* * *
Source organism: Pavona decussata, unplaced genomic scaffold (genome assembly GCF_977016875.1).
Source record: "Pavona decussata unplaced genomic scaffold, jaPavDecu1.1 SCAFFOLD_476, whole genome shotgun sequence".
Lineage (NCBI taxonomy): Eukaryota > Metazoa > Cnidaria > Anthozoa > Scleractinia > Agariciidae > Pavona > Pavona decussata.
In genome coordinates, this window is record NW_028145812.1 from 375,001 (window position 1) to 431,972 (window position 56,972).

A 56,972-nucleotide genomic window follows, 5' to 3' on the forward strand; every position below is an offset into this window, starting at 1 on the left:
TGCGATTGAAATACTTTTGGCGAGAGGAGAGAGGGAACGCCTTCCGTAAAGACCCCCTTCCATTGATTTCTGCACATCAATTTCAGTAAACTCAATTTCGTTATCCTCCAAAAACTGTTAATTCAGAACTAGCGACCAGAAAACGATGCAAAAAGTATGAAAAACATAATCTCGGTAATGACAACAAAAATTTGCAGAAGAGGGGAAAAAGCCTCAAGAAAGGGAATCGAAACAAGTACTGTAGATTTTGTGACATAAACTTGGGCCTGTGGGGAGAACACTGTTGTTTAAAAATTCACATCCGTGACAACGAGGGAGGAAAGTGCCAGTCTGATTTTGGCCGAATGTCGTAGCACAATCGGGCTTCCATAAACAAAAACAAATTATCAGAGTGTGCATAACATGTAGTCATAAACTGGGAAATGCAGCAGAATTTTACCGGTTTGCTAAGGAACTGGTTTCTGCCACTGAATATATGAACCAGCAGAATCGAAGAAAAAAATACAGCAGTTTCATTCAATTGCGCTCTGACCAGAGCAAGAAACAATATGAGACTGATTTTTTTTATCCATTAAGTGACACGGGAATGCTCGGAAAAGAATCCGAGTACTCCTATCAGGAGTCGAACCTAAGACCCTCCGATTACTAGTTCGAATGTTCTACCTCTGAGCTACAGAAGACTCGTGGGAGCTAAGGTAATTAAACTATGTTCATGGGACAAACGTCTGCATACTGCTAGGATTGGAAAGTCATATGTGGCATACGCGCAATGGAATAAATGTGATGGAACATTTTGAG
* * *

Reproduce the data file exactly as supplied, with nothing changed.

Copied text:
Source organism: Pavona decussata, unplaced genomic scaffold (genome assembly GCF_977016875.1).
Source record: "Pavona decussata unplaced genomic scaffold, jaPavDecu1.1 SCAFFOLD_476, whole genome shotgun sequence".
Lineage (NCBI taxonomy): Eukaryota > Metazoa > Cnidaria > Anthozoa > Scleractinia > Agariciidae > Pavona > Pavona decussata.
In genome coordinates, this window is record NW_028145812.1 from 375,001 (window position 1) to 431,972 (window position 56,972).

A 56,972-nucleotide genomic window follows, 5' to 3' on the forward strand; every position below is an offset into this window, starting at 1 on the left:
TGCGATTGAAATACTTTTGGCGAGAGGAGAGAGGGAACGCCTTCCGTAAAGACCCCCTTCCATTGATTTCTGCACATCAATTTCAGTAAACTCAATTTCGTTATCCTCCAAAAACTGTTAATTCAGAACTAGCGACCAGAAAACGATGCAAAAAGTATGAAAAACATAATCTCGGTAATGACAACAAAAATTTGCAGAAGAGGGGAAAAAGCCTCAAGAAAGGGAATCGAAACAAGTACTGTAGATTTTGTGACATAAACTTGGGCCTGTGGGGAGAACACTGTTGTTTAAAAATTCACATCCGTGACAACGAGGGAGGAAAGTGCCAGTCTGATTTTGGCCGAATGTCGTAGCACAATCGGGCTTCCATAAACAAAAACAAATTATCAGAGTGTGCATAACATGTAGTCATAAACTGGGAAATGCAGCAGAATTTTACCGGTTTGCTAAGGAACTGGTTTCTGCCACTGAATATATGAACCAGCAGAATCGAAGAAAAAAATACAGCAGTTTCATTCAATTGCGCTCTGACCAGAGCAAGAAACAATATGAGACTGATTTTTTTTATCCATTAAGTGACACGGGAATGCTCGGAAAAGAATCCGAGTACTCCTATCAGGAGTCGAACCTAAGACCCTCCGATTACTAGTTCGAATGTTCTACCTCTGAGCTACAGAAGACTCGTGGGAGCTAAGGTAATTAAACTATGTTCATGGGACAAACGTCTGCATACTGCTAGGATTGGAAAGTCATATGTGGCATACGCGCAATGGAATAAATGTGATGGAACATTTTGAG